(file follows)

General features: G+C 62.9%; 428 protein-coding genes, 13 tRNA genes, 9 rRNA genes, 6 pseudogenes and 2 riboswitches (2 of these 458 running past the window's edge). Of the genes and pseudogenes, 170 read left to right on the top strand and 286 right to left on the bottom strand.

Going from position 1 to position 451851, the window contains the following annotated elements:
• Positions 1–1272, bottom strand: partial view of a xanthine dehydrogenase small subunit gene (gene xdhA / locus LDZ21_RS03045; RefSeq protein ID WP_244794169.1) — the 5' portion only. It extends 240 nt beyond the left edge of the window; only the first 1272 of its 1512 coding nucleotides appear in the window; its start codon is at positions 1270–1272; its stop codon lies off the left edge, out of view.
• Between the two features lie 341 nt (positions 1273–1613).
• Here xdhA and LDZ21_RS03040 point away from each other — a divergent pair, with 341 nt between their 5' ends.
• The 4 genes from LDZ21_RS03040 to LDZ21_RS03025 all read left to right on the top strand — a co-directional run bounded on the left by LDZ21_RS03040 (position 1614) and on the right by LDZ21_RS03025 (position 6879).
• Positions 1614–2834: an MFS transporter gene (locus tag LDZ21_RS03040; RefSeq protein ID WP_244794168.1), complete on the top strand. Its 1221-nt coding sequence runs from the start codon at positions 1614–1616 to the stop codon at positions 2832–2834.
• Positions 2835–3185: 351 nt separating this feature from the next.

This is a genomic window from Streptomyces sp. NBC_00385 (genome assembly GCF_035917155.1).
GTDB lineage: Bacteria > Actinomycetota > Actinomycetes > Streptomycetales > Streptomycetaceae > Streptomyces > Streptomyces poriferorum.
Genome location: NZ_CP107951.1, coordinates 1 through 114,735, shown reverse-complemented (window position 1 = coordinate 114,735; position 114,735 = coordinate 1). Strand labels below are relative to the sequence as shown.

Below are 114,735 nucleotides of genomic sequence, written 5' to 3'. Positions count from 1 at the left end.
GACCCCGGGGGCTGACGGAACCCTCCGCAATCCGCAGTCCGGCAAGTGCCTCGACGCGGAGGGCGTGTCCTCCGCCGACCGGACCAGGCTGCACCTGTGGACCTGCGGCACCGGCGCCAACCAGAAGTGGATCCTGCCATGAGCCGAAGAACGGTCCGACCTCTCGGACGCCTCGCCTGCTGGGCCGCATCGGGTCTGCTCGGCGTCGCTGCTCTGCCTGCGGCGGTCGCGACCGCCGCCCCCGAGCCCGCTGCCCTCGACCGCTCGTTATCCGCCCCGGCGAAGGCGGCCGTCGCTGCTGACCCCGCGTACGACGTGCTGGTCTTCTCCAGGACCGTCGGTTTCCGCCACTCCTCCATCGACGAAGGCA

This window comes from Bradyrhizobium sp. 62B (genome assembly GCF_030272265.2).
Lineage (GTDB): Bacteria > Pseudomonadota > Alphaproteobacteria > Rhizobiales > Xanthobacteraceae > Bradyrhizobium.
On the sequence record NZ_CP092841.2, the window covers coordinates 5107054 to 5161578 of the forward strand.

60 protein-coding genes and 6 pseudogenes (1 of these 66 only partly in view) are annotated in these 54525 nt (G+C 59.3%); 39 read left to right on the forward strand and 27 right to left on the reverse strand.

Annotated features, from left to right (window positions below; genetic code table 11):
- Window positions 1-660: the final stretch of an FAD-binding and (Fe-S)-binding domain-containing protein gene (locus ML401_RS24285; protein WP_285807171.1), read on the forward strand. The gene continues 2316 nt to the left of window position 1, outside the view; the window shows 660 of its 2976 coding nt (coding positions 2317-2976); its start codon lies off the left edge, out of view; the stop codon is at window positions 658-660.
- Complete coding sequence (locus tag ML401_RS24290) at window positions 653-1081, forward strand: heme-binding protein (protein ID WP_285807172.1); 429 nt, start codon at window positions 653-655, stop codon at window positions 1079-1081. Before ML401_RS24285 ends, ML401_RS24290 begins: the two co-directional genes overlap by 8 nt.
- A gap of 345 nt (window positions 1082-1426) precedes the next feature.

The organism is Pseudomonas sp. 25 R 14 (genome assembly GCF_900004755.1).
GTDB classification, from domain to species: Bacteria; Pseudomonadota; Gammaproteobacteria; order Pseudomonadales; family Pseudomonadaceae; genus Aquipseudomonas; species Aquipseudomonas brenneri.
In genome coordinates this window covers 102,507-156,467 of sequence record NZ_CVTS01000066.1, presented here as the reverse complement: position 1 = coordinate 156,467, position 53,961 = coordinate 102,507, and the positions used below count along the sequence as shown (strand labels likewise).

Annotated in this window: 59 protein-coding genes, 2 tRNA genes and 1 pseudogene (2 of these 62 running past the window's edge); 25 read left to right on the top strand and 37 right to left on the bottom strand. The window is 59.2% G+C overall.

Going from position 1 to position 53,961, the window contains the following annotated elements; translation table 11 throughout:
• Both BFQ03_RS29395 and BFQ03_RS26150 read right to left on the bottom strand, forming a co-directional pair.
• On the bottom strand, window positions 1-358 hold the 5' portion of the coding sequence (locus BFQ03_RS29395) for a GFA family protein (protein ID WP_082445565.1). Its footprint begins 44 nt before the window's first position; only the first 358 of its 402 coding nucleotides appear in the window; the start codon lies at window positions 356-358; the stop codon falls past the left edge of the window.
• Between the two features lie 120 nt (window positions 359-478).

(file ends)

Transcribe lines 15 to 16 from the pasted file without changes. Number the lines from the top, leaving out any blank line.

Lineage (GTDB): Bacteria > Pseudomonadota > Alphaproteobacteria > Rhizobiales > Xanthobacteraceae > Bradyrhizobium.
On the sequence record NZ_CP092841.2, the window covers coordinates 5107054 to 5161578 of the forward strand.